Airbnb has decided to suspend its rental accommodation offering in China due to repeated confinements since early 2020, according to a source close to the matter. The room, apartment and house booking platform entered the market in 2016 to woo Chinese tourists traveling abroad and also develop a local accommodation offering.
More than 25 million people have since visited these homes, but this local activity has always been expensive and complex to manage, according to the source. And Covid-19 hasn't helped. These stays in China have accounted for only about 1% of the group's revenue in recent years. Unlike other major economies, China has a strict "zero-Covid" policy of isolating outbreaks to stop the spread of the virus.
Shanghai has thus been undergoing a harsh form of lockdown since April, with a ban on leaving homes in much of the city, depriving many people of adequate access to medical care and food. Airbnb declined to comment on the information. The San Francisco-based company is expected to suspend its on-site offerings and "Experiences" (on-site activities) this summer, to focus on Chinese travelers.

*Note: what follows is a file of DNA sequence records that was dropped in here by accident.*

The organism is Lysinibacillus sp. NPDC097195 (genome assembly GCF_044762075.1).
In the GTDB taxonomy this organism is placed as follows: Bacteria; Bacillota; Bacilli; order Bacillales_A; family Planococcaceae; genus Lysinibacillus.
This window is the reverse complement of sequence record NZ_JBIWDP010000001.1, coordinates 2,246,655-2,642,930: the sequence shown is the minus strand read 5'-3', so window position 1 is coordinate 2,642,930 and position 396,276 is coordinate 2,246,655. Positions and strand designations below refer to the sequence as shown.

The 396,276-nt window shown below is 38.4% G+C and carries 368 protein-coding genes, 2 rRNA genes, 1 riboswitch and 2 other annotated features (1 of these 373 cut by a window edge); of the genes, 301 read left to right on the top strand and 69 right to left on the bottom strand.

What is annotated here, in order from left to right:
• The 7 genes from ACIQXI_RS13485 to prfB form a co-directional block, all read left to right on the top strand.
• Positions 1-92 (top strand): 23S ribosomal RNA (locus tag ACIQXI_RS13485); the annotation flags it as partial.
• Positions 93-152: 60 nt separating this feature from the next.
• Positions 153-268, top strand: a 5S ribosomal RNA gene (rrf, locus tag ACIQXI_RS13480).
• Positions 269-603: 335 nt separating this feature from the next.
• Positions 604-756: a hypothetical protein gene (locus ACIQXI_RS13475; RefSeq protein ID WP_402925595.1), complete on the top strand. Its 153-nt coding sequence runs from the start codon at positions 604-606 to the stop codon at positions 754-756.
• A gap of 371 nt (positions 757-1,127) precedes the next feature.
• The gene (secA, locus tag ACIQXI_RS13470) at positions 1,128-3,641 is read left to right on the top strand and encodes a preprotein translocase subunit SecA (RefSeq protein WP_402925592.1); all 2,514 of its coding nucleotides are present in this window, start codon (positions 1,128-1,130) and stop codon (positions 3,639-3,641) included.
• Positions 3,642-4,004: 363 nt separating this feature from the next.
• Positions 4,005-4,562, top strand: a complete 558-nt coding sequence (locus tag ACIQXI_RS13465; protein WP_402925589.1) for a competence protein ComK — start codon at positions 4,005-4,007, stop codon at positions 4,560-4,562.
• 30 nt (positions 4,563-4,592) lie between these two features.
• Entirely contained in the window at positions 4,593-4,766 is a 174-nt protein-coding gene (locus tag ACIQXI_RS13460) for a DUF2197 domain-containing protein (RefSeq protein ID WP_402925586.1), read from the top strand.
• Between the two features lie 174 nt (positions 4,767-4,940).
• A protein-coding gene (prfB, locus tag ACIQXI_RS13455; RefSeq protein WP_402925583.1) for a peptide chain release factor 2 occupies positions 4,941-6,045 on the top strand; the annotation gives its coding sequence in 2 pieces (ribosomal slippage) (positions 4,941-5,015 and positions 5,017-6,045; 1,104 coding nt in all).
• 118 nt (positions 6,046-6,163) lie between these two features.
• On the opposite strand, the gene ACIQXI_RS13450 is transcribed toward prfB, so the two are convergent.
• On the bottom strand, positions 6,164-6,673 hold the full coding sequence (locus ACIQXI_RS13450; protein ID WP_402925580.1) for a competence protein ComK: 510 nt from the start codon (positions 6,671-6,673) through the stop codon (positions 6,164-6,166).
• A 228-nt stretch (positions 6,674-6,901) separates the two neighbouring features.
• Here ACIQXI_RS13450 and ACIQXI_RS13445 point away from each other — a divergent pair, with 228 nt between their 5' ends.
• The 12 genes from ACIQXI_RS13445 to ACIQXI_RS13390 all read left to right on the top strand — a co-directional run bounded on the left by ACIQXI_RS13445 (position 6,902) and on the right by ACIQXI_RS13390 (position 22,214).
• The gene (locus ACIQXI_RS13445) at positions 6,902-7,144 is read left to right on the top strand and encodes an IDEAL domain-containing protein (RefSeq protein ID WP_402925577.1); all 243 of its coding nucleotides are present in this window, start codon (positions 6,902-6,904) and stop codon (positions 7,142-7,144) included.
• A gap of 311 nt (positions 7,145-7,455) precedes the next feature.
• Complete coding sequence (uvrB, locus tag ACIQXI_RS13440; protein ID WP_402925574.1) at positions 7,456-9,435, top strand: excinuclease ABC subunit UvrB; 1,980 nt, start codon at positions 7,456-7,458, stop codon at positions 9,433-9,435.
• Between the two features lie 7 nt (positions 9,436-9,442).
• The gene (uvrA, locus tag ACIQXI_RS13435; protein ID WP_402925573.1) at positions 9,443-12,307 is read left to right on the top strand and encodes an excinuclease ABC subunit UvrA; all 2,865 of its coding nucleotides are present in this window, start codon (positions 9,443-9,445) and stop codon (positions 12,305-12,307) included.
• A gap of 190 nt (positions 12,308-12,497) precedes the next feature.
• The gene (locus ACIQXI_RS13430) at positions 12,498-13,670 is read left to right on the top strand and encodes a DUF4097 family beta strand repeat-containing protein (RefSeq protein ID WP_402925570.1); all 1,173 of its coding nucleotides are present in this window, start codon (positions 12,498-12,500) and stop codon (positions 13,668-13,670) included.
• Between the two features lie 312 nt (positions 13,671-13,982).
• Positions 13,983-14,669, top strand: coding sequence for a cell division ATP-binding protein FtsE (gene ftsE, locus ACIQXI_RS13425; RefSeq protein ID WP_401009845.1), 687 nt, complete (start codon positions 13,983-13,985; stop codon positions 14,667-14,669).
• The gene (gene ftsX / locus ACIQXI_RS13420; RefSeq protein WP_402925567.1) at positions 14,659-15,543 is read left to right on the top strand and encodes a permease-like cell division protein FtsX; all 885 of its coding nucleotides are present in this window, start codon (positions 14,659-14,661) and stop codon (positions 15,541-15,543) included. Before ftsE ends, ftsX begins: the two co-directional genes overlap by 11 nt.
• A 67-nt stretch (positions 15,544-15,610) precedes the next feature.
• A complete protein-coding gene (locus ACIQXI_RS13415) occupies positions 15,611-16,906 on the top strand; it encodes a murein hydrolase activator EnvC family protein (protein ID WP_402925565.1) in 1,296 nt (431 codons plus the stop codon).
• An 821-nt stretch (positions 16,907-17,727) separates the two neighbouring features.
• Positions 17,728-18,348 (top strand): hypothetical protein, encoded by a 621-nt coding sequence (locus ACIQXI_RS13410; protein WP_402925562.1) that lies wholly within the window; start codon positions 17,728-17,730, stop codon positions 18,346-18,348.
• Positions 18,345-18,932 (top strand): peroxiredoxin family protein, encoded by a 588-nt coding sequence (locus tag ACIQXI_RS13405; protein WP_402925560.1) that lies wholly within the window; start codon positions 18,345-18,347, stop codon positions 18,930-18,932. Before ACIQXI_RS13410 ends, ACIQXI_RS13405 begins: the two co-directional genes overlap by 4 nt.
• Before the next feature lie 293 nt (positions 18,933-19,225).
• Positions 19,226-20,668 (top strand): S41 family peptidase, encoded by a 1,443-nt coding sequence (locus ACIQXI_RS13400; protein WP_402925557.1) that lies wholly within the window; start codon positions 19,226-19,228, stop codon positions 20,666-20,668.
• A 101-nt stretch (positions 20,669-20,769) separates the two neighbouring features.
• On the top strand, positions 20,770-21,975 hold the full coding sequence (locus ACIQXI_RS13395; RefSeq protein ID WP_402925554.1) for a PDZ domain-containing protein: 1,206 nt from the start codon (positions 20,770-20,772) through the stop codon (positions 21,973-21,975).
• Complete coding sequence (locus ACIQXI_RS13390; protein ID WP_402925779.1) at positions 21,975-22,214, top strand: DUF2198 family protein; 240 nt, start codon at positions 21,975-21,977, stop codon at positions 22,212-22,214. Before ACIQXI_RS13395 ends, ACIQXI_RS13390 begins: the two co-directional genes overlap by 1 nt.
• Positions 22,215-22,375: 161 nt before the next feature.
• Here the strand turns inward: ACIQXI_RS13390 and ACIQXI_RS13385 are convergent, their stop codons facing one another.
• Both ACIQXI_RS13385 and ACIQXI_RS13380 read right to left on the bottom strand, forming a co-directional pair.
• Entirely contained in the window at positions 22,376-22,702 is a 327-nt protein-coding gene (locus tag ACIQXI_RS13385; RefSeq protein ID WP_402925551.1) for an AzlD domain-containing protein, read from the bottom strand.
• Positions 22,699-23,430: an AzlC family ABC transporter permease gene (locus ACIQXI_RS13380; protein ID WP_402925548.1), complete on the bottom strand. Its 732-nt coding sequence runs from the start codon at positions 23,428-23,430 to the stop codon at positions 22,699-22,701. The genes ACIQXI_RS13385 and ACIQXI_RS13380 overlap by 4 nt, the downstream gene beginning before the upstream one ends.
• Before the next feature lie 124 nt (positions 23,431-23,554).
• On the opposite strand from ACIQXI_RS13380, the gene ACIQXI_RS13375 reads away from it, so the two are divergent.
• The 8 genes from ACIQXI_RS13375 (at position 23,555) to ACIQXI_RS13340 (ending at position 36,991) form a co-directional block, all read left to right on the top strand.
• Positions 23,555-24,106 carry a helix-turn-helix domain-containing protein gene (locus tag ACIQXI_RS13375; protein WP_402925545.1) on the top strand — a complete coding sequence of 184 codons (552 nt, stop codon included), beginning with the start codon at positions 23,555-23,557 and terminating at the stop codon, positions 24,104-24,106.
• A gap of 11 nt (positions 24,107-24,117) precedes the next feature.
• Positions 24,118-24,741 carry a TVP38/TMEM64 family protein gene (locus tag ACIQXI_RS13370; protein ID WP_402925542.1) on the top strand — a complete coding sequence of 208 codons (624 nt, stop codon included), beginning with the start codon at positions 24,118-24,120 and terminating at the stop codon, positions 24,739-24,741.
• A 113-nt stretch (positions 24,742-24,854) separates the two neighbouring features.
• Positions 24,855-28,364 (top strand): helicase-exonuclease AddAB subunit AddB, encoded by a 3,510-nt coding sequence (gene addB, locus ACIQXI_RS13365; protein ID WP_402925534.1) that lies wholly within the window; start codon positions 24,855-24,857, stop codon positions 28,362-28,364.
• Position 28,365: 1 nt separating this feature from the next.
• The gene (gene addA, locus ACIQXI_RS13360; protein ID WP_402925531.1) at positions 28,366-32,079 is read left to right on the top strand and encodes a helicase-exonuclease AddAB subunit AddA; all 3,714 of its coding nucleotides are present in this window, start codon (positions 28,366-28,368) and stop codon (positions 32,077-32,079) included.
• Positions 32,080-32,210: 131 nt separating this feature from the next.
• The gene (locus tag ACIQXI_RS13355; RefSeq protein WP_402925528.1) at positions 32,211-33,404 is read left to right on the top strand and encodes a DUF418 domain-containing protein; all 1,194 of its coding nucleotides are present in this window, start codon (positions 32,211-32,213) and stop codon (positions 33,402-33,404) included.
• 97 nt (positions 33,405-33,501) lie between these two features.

According to the World Tourism Organization, 150 million Chinese people made a trip abroad in 2018, up from 4.5 million in 2000. China became the world's largest country in terms of international tourists in 2012. Airbnb is counting on the good recovery of this successful market, especially in neighboring Asian countries, with the gradual reopening of borders thanks to vaccines.
Globally, the company has had a record start to the year, and expects to see sustained demand through the end of the year in North America, Europe, the Middle East and Africa, and Latin America. In the first three months of the year, the company recorded 102 million room nights and booked "experiences," more than any other quarter to date.